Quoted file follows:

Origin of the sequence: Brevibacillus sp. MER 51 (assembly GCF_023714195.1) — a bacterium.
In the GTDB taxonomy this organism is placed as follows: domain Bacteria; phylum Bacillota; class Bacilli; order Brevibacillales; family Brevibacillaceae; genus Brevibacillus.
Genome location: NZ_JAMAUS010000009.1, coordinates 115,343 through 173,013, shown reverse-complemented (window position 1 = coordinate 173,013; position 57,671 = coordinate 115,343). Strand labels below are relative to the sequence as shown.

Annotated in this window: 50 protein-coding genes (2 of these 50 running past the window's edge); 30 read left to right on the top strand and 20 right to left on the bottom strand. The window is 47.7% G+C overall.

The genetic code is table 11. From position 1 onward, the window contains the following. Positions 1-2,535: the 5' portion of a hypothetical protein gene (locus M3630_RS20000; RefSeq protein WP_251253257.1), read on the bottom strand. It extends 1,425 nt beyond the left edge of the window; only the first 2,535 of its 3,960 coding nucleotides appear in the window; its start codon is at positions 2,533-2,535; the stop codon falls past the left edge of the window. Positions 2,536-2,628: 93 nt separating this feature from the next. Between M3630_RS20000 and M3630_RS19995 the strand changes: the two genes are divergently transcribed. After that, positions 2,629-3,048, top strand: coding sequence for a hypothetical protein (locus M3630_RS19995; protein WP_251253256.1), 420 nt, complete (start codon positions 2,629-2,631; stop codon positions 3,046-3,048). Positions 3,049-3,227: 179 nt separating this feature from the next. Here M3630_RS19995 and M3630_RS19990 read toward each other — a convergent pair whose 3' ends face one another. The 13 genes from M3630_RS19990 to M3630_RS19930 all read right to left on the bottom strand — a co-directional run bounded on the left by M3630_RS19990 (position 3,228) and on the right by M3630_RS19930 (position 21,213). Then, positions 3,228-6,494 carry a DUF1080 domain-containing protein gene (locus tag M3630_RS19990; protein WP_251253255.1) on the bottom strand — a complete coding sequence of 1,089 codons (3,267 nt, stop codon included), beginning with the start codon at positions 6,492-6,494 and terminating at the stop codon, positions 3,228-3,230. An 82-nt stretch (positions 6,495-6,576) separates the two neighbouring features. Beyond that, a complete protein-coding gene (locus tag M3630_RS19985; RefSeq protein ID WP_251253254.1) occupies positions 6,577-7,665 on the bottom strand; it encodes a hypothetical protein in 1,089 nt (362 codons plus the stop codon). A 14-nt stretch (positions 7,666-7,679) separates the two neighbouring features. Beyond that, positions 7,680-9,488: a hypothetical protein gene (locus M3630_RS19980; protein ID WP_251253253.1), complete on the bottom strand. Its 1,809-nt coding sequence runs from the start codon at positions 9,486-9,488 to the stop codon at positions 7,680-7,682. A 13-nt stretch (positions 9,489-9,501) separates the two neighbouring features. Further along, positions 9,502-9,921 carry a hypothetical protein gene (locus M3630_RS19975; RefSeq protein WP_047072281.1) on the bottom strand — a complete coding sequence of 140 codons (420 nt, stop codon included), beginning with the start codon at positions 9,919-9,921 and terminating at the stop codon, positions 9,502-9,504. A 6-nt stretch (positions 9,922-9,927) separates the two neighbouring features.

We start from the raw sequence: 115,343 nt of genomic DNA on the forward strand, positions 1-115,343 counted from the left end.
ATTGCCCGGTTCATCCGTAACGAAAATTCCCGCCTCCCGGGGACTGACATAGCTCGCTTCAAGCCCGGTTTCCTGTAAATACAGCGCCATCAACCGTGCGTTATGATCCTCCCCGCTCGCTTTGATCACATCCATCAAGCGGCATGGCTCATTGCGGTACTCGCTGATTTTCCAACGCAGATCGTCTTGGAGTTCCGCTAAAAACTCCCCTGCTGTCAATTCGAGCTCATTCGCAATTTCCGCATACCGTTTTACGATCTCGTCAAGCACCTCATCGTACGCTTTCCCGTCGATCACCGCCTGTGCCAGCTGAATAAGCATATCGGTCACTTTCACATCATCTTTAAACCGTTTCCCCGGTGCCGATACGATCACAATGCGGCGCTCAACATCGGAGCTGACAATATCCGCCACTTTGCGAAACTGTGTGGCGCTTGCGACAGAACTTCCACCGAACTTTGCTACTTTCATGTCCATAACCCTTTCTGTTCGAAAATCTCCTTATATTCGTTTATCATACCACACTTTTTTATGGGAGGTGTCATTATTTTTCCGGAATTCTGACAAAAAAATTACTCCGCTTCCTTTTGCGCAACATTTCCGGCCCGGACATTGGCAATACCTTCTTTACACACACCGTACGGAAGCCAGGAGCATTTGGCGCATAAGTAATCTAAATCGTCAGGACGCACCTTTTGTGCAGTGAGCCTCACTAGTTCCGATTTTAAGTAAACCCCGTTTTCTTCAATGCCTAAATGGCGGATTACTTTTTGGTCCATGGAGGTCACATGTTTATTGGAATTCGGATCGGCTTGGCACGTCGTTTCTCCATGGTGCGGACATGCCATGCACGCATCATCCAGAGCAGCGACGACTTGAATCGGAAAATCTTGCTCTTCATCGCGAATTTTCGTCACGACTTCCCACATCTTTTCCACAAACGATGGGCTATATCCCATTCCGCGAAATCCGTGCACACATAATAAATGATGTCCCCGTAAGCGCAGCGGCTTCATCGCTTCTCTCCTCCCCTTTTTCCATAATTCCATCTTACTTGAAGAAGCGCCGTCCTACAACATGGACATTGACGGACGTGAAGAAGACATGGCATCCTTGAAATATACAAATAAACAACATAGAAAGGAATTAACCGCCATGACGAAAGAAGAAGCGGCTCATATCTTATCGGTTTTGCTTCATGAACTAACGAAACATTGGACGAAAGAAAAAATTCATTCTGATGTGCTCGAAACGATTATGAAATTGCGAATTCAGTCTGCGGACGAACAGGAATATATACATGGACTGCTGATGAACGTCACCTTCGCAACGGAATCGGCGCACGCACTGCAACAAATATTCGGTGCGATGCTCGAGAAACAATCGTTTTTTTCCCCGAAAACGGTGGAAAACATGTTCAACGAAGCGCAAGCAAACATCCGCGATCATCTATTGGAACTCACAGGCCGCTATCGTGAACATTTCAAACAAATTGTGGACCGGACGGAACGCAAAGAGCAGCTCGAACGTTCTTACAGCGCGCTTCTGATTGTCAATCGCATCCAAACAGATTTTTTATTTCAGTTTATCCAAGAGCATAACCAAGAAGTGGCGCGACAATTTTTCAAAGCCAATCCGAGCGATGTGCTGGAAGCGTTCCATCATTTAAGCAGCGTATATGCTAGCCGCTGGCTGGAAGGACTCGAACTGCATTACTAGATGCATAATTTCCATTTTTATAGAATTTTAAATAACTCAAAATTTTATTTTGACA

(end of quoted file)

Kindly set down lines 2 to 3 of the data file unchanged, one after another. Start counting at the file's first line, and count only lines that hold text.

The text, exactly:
In the GTDB taxonomy this organism is placed as follows: domain Bacteria; phylum Bacillota; class Bacilli; order Brevibacillales; family Brevibacillaceae; genus Brevibacillus.
Genome location: NZ_JAMAUS010000009.1, coordinates 115,343 through 173,013, shown reverse-complemented (window position 1 = coordinate 173,013; position 57,671 = coordinate 115,343). Strand labels below are relative to the sequence as shown.